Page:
My father, Stanley Oglesby, who has died aged 87, was a statistician with the Glasgow-based textile company J&P Coats for his complete working life, rising to be head of operational analysis earlier than he retired.
He was born in a pitman’s cottage in Seaham Harbour, County Durham, the second of three sons of Vincent, a miner, and his spouse, Adelaide (nee Marsden). His diabetic father died when Stan was 11, leaving the household depending on “the parish” for monetary help. Stan’s personal well being as a baby was not good, and he spent nearly a 12 months in hospital on the age of 13.
Despite all the pieces, he handed his 11-plus examination and went to Robert Richardson grammar faculty in Ryhope, the place he excelled, earlier than gaining a scholarship to Imperial College London to check arithmetic. He graduated there with a first-class diploma in 1952 and went on to nationwide service in Germany.
In 1953, in the midst of his army obligation, he married his childhood sweetheart, Olga (nee Penman), whom he had initially met at a Scout dance. She labored on collating knowledge within the market analysis division at Proctor and Gamble in Newcastle, however as soon as they bought married they moved to Thornliebank in Glasgow, the place in 1953 Stan took up his place as a statistician with J&P Coats, a job that required the usage of early computing techniques. The agency (now Coats) was a multinational company with thread and dye works in lots of nations. Stan’s experience in color measurement and dye recipe prediction meant he was required to undertake in depth overseas travel. He wrote and co-authored analysis papers and was awarded the Worshipful Company of Dyers’ Research Medal in 1971. In addition, he turned treasurer of the Scottish Royal Statistical Society.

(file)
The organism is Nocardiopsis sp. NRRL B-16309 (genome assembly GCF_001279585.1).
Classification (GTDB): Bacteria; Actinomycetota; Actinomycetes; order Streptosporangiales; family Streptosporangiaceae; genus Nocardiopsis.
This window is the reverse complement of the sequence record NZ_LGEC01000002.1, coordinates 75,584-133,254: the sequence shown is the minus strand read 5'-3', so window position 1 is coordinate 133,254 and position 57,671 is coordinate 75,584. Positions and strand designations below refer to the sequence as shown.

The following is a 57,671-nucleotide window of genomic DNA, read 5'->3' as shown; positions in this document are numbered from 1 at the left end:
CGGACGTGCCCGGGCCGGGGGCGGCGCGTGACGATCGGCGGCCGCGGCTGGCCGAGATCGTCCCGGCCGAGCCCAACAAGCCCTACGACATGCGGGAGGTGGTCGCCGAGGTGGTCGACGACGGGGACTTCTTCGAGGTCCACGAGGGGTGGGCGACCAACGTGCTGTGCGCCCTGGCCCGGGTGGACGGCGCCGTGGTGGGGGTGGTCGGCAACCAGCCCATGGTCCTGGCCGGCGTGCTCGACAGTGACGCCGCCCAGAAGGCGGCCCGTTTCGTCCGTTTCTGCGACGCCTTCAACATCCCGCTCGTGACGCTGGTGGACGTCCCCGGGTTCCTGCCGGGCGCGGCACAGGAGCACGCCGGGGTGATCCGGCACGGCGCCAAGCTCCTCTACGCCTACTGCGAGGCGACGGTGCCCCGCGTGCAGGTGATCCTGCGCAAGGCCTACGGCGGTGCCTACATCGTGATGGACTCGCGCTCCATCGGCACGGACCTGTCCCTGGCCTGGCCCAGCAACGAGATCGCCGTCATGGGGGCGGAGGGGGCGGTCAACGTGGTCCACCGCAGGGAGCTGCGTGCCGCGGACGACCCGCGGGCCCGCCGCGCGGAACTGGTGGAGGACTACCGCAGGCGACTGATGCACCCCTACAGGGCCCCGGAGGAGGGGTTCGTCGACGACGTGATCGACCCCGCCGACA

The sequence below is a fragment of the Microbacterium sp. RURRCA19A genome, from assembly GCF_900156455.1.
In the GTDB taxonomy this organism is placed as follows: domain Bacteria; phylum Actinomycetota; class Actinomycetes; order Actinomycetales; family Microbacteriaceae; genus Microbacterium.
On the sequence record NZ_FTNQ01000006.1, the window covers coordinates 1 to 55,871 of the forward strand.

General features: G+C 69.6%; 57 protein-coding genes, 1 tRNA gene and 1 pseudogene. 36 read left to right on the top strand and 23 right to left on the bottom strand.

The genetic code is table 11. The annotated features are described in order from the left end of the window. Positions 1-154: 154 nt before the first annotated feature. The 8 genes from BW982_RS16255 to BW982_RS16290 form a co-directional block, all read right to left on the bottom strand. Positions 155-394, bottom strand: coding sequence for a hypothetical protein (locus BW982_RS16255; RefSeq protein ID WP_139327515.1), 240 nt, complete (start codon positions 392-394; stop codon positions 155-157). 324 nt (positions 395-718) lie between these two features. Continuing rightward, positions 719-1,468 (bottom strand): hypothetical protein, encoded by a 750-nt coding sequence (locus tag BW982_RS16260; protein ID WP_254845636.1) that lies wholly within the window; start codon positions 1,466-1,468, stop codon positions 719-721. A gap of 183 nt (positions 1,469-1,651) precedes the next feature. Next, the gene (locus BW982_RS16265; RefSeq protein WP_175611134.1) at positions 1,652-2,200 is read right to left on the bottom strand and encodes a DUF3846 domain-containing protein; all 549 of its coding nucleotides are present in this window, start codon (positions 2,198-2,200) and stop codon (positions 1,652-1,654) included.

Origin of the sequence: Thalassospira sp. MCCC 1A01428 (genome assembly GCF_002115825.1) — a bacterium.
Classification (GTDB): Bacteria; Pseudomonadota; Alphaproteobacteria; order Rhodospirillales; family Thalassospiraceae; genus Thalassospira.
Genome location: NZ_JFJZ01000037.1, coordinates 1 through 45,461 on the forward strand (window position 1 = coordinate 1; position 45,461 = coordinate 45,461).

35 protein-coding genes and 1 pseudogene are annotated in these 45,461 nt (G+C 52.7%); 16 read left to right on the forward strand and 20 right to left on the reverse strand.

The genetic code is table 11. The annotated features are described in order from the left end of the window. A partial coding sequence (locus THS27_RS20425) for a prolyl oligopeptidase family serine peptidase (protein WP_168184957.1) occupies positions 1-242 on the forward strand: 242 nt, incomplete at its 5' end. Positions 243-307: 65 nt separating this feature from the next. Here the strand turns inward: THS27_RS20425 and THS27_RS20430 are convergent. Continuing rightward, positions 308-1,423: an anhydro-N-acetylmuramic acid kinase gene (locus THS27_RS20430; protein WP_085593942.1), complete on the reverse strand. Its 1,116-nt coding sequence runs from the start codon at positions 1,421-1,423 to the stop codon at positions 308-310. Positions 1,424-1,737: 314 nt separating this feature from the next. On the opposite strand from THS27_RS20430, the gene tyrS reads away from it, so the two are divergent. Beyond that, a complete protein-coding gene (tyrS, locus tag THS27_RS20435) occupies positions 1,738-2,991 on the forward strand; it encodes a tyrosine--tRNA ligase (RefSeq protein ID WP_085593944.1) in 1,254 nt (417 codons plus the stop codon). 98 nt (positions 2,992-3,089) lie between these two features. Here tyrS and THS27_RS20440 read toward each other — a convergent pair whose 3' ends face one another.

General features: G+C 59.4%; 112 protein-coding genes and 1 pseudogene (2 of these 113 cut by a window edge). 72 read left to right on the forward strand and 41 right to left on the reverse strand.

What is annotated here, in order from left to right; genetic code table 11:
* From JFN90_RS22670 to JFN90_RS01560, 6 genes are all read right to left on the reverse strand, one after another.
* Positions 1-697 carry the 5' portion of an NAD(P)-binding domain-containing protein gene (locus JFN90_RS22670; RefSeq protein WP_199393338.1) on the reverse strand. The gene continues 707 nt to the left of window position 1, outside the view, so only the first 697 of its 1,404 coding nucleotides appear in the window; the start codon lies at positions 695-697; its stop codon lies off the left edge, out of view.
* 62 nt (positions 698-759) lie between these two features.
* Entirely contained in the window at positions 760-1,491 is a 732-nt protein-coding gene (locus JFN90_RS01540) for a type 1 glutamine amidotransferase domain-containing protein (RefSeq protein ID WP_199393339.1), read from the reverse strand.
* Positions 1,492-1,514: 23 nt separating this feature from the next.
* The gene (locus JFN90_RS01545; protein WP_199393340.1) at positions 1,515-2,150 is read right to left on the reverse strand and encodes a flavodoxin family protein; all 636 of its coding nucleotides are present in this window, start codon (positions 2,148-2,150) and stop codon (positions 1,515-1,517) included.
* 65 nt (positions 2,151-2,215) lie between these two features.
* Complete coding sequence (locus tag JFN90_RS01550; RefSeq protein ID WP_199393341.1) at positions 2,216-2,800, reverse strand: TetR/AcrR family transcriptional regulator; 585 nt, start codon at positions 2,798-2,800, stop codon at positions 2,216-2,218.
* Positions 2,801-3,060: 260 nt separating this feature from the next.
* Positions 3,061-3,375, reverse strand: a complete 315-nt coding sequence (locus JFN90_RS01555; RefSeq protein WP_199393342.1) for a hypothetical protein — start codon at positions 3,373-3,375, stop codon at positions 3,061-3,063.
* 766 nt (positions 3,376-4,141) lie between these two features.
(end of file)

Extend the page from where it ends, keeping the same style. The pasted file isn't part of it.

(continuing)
After retirement Stan pursued a broad vary of pursuits, together with supporting Sunderland soccer membership and spending extra time together with his grandchildren. A Guardian reader all his life, he significantly loved doing the prize crossword. Araucaria (John Graham) was his favorite setter and he commissioned him to compose a personalised crossword to have a good time Olga’s 80th birthday. It was suitably tough.
Sadly, he was more and more affected by Alzheimer’s within the final two years of his life. He is survived by Olga and their 5 youngsters, Alyson, Roger, Hilary, Nigel and me, 11 grandchildren and one great-granddaughter.